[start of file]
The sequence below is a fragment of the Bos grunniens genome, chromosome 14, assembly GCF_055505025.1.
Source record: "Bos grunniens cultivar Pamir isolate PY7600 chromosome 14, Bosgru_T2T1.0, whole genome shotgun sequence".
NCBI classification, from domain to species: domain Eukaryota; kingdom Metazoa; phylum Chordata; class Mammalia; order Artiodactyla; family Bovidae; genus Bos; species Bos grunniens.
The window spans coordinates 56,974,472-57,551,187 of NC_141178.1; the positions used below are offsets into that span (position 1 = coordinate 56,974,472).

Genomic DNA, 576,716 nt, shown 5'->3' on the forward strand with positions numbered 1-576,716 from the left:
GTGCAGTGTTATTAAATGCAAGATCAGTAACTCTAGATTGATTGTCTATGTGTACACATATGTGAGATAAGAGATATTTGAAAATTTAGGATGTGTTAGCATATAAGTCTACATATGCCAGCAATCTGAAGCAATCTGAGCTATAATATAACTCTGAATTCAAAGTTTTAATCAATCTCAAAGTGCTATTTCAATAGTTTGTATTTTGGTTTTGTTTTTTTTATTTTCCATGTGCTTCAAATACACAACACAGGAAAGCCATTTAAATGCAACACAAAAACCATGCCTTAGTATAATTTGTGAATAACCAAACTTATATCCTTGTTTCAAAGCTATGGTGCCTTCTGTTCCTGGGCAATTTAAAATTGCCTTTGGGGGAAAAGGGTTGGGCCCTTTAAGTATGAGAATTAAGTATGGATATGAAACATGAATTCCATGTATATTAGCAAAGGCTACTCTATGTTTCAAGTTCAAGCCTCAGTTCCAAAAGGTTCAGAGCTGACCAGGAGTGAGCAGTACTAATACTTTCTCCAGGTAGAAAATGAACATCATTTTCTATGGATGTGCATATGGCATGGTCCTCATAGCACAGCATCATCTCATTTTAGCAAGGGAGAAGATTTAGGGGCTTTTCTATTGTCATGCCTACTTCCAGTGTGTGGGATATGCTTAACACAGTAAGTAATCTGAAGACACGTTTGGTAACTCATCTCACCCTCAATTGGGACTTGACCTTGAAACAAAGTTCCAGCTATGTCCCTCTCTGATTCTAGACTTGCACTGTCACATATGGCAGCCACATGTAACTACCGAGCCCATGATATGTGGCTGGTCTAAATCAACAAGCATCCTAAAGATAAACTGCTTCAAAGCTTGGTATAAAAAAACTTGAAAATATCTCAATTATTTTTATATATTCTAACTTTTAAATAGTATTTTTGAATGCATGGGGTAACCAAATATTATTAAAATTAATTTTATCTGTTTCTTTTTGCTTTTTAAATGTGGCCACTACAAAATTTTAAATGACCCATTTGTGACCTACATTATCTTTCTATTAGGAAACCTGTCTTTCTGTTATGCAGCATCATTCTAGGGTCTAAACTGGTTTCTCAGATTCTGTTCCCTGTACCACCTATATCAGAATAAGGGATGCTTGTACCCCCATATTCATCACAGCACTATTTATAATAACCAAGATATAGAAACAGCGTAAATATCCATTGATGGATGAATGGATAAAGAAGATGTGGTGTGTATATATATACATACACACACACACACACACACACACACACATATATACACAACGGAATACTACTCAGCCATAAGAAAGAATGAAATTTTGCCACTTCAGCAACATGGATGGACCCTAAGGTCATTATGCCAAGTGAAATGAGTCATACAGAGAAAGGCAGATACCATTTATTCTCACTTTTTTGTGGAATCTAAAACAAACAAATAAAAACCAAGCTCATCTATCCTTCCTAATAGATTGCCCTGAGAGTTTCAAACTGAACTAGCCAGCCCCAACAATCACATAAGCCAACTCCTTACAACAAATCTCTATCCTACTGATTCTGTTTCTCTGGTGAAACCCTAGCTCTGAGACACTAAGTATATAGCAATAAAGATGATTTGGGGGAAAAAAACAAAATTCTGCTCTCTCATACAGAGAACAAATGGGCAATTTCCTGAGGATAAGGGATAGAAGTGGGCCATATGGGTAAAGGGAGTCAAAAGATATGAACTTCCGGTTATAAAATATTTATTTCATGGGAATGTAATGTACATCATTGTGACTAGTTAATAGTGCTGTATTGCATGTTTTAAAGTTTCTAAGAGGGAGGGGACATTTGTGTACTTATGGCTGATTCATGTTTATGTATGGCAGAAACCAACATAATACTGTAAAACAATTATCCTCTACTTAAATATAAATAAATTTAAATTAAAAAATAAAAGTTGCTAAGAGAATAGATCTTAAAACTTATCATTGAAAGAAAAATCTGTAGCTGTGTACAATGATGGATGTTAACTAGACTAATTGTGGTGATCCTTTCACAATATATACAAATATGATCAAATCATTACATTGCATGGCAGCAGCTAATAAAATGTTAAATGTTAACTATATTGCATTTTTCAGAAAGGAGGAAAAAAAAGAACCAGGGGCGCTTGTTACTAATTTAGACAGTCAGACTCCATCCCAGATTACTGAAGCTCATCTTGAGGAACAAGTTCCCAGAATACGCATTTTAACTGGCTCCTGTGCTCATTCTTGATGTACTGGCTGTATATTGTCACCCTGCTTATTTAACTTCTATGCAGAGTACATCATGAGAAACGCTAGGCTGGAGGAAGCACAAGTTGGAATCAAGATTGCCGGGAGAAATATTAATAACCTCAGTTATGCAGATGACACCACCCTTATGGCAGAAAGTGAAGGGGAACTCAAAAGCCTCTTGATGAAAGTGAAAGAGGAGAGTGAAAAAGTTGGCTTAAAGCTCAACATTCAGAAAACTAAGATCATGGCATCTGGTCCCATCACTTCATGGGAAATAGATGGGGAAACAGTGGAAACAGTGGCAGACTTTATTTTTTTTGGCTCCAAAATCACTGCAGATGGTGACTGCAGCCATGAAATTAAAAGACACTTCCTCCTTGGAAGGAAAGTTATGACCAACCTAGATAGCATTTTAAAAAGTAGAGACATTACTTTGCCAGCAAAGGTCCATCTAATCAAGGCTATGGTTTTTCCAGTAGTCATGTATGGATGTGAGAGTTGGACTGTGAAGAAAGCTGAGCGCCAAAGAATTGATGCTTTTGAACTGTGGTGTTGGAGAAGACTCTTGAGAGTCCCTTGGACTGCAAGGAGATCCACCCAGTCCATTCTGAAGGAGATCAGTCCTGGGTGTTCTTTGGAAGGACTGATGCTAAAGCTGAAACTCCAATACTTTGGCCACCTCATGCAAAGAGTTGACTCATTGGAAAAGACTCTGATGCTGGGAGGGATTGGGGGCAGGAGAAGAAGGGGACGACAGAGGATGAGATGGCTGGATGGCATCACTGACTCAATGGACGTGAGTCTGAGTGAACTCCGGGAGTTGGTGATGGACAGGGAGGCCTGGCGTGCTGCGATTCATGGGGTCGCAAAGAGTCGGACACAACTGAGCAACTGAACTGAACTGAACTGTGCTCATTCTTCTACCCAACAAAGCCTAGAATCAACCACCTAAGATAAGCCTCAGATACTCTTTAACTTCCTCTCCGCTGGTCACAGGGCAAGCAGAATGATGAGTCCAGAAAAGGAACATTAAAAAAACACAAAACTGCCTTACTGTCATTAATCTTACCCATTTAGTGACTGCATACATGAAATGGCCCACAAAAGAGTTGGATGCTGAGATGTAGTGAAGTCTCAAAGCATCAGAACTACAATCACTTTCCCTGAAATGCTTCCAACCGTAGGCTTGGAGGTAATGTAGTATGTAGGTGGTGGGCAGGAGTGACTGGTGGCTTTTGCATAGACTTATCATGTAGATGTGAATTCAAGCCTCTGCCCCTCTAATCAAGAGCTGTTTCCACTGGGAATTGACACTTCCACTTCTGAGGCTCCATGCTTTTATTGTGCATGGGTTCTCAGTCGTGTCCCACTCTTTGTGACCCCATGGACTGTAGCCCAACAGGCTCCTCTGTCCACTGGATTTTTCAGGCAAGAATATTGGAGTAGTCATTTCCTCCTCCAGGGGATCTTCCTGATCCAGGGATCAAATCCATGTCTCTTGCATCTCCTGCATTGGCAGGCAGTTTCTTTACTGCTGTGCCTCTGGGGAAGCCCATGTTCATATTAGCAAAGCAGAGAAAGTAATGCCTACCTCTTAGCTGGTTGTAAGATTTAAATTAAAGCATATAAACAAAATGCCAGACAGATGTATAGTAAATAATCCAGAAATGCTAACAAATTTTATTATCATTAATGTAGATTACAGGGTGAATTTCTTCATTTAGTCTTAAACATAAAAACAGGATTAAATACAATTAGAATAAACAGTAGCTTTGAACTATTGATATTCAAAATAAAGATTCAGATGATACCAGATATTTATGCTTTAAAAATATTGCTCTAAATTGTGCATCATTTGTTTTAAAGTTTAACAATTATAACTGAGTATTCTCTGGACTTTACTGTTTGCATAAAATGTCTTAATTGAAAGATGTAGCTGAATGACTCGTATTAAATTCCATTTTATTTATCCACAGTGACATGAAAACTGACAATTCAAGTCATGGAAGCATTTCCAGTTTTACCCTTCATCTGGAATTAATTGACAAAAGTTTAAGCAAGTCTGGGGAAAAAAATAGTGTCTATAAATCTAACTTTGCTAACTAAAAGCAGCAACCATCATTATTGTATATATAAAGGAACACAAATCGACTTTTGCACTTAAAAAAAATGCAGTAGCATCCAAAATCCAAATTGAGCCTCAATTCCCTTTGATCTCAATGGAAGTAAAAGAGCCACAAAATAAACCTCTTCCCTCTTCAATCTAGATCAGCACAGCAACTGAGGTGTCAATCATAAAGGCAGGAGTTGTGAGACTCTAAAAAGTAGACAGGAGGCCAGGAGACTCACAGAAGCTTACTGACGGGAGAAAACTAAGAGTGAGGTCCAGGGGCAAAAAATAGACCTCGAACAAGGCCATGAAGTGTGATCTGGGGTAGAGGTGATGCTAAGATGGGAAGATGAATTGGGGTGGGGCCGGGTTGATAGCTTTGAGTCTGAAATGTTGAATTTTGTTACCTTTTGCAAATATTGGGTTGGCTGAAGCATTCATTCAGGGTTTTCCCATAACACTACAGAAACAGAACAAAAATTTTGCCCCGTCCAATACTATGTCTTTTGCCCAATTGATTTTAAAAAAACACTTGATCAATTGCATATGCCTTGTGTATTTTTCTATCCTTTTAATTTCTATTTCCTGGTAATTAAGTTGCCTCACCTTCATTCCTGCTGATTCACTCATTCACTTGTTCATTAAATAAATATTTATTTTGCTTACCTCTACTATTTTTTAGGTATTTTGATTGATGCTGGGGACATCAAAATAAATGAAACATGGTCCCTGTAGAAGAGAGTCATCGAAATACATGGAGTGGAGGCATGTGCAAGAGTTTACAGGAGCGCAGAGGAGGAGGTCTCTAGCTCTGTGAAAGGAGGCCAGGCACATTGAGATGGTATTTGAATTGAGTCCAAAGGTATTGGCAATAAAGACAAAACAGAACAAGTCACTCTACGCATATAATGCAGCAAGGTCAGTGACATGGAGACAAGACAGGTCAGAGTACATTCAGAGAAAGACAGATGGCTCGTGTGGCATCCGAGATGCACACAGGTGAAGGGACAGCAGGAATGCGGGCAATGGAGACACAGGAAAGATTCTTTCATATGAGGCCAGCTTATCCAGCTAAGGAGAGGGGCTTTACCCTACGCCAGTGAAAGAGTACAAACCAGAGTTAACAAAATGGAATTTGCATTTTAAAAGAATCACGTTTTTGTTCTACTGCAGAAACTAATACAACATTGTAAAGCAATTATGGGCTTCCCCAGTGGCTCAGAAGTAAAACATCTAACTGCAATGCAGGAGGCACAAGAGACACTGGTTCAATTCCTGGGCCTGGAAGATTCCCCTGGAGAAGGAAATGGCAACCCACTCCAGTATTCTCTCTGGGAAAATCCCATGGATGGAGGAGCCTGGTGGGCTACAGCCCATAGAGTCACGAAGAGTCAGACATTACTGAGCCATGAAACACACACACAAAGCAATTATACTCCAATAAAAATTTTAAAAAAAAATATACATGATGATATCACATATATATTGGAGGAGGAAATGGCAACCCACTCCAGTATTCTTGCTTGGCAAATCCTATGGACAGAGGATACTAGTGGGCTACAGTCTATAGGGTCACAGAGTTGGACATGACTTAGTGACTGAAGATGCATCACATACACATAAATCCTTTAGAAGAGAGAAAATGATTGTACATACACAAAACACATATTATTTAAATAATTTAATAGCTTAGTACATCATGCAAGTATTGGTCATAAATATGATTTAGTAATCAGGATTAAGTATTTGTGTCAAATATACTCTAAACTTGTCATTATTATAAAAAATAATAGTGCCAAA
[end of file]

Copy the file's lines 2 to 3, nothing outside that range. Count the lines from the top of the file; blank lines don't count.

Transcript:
Source record: "Bos grunniens cultivar Pamir isolate PY7600 chromosome 14, Bosgru_T2T1.0, whole genome shotgun sequence".
NCBI classification, from domain to species: domain Eukaryota; kingdom Metazoa; phylum Chordata; class Mammalia; order Artiodactyla; family Bovidae; genus Bos; species Bos grunniens.